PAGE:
Easing of Foreign Investment Restrictions for Distribution Business in Indonesia
The issuance of Indonesia\'s Job Creation Law (Law Number 11 of 2020) and the New Investment List eased foreign investment restrictions for businesses across the country\'s economy. For distributor businesses, the previous foreign ownership cap of 67% was removed to allow in principle 100% foreign capital, a loosening that could result in greater foreign investment into the sector.
General Distribution Foreign Ownership Limitation
Prior to 2021, foreign investment limitations were regulated by the Negative Investment List, as contained in Presidential Regulation No. 44 of 2016 regarding Lists of Business Activities that Are Closed for Investment and Open for Investment with Conditions (\"PR 44/2016‚Äù). The Negative Investment List refers to business lines and code numbers set forth in the Indonesian Standard Industrial Classification of 2015 (the \"KBLI‚Äù), which provides a list of business activity classifications and descriptions of businesses in Indonesia.
Distribution not affiliated with production, which is covered by KBLI No. 00000, had a maximum foreign ownership of 67%. The minimum investment value for foreign investors performing distribution activities was more than Rp10 billion, excluding land and building, per the first two digits of the KBLI code.
Now, with the issuance of the New Investment List, regulated under Presidential Regulation No. 10 of 2021, as amended by Presidential Regulation No. 49 of 2021 (\"PR 10/2021 as amended‚Äù), wholesale activities, which include distribution, importation and exportation, are open for 100% foreign investment, with a minimum total investment of more than Rp10 billion, excluding land and building, per the first four digits of the KBLI code. For example, if a foreign distribution company intends to engage in business activities that fall under KBLI No. 46331 (Sugar, Chocolate and Confectionery Wholesale) and KBLI No. 46332 (Bread Products Wholesale), its total minimum investment is more than Rp10 billion. However, if that company wishes to add KBLI No. 46326 (Milk and Dairy Products Wholesale), its total minimum investment will be more than Rp20 billion.
Wholesale activities are generally covered under KBLI numbers starting with 46 or, for wholesale activities for vehicles, 45. While most distribution activities are now open for 100% foreign investment, KBLI No. 46206 for the distribution of fishery products requires the foreign investor to partner with an Indonesian micro, small or medium enterprise, pursuant to Annex II of PR 10/2021 as amended.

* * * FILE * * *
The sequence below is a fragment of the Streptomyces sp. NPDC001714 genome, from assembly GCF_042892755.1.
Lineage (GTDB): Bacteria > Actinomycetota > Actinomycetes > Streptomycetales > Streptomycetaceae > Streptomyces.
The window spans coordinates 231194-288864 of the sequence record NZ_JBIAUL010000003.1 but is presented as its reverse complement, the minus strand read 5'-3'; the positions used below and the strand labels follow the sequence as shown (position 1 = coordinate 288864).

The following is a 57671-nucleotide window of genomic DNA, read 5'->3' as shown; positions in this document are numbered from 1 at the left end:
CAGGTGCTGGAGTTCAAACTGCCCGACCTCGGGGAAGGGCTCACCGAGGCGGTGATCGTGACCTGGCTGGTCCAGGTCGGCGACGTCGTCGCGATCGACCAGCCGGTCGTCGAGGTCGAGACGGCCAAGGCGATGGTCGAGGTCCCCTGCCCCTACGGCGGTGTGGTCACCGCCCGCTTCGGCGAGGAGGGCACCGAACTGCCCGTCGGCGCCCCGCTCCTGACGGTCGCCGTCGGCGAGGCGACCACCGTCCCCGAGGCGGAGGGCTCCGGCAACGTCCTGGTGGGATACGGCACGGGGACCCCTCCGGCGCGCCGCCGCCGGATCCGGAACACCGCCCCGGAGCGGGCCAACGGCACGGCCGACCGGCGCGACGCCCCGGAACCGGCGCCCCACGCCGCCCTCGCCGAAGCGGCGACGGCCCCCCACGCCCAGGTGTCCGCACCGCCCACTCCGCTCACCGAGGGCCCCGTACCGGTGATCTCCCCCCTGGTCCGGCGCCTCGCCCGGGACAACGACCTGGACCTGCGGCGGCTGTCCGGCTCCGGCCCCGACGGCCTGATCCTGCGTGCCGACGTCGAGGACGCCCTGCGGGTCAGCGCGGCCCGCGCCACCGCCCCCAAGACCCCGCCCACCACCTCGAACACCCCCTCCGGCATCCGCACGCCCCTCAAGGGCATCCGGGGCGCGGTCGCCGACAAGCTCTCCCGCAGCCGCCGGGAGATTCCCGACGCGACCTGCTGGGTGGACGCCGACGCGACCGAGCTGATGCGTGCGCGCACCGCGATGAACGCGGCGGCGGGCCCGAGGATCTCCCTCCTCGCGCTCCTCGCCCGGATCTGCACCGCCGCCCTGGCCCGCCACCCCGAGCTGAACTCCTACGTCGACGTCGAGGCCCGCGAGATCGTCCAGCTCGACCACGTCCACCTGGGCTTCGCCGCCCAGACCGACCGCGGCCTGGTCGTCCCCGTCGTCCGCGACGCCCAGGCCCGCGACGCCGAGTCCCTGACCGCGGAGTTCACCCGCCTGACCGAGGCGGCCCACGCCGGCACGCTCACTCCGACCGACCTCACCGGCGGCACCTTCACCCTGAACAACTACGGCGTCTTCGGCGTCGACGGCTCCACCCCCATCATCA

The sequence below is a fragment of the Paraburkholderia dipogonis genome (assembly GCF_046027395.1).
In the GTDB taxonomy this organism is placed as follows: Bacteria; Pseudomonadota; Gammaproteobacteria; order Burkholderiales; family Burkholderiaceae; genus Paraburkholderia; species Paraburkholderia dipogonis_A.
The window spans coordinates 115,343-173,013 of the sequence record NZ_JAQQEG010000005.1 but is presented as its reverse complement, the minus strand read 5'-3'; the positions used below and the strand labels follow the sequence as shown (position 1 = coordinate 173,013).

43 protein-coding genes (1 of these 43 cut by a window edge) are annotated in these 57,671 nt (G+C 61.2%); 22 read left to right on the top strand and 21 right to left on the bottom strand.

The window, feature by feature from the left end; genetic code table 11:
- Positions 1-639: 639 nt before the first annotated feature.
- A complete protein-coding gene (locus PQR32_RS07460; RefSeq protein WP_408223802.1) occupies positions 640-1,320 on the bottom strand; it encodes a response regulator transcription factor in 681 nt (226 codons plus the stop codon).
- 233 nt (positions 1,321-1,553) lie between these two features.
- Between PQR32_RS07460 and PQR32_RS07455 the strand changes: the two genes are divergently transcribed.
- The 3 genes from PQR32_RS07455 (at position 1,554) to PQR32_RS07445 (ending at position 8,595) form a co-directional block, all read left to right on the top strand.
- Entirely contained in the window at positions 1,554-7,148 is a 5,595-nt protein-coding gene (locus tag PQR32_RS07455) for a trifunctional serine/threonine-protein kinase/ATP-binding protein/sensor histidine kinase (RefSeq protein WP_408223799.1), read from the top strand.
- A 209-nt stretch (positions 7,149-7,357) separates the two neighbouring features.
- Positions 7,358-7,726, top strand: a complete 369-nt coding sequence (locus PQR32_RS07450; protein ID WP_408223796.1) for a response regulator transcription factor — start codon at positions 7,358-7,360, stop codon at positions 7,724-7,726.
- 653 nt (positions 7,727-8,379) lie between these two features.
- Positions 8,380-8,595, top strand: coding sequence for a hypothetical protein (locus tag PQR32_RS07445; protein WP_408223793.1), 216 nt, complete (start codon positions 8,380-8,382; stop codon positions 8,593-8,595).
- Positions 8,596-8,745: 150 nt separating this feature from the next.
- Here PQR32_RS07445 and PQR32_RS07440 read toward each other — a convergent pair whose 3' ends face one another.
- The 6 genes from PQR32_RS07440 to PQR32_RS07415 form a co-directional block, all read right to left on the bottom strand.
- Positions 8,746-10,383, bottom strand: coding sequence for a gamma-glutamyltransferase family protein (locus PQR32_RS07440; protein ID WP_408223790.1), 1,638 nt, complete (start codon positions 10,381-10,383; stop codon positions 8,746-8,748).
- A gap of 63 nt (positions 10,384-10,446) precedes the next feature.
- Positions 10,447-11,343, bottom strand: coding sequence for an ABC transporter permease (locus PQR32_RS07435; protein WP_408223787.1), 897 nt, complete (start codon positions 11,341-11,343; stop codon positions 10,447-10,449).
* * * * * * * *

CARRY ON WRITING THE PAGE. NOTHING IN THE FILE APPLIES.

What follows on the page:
Distribution Sector Risk Levels
Distribution activities are categorized according to risk level, which determines the business licensing requirements. The three risk levels are (i) Low Risk, (ii) Medium Risk (which is further divided into Medium-Low and Medium-High Risk) and (iii) High Risk. The following are examples of KBLI numbers for each risk level, with the associated licensing requirements:
- Low Risk: the relevant license is a Business Identification Number (Nomor Induk Berusaha or \"NIB‚Äù) and a registration license. An example of a business activity in the low-risk level is KBLI No. 45101 (Wholesale of New Cars), which requires an NIB and Proof of Warehouse Registration (Tanda Daftar Gudang or \"TDG‚Äù) issued by the Ministry of Trade (\"MOT‚Äù). Business actors shall also obtain a Type 1 Business License for low-risk distribution activities, pursuant to MOT Regulation No. 8 of 2020.
- Medium Risk: In addition to an NIB, medium-risk activities (both medium-high and medium-low risk) require a Standard Certificate verified by the Online Single Submission (\"OSS‚Äù) system and a sectoral license issued by the relevant ministry. For example, business actors performing activities that fall under KBLI No. 46442 (Wholesale of Traditional Medicine), classified as a medium-high risk business activity, require an NIB, a verified Standard Certificate and an additional administration license pursuant to Ministry of Health Regulation No. 14 of 2021 regarding Business Activity and Product Standards in Implementing Risk-Based Licensing for the Health Sector (\"MOH Reg. 14/2021‚Äù).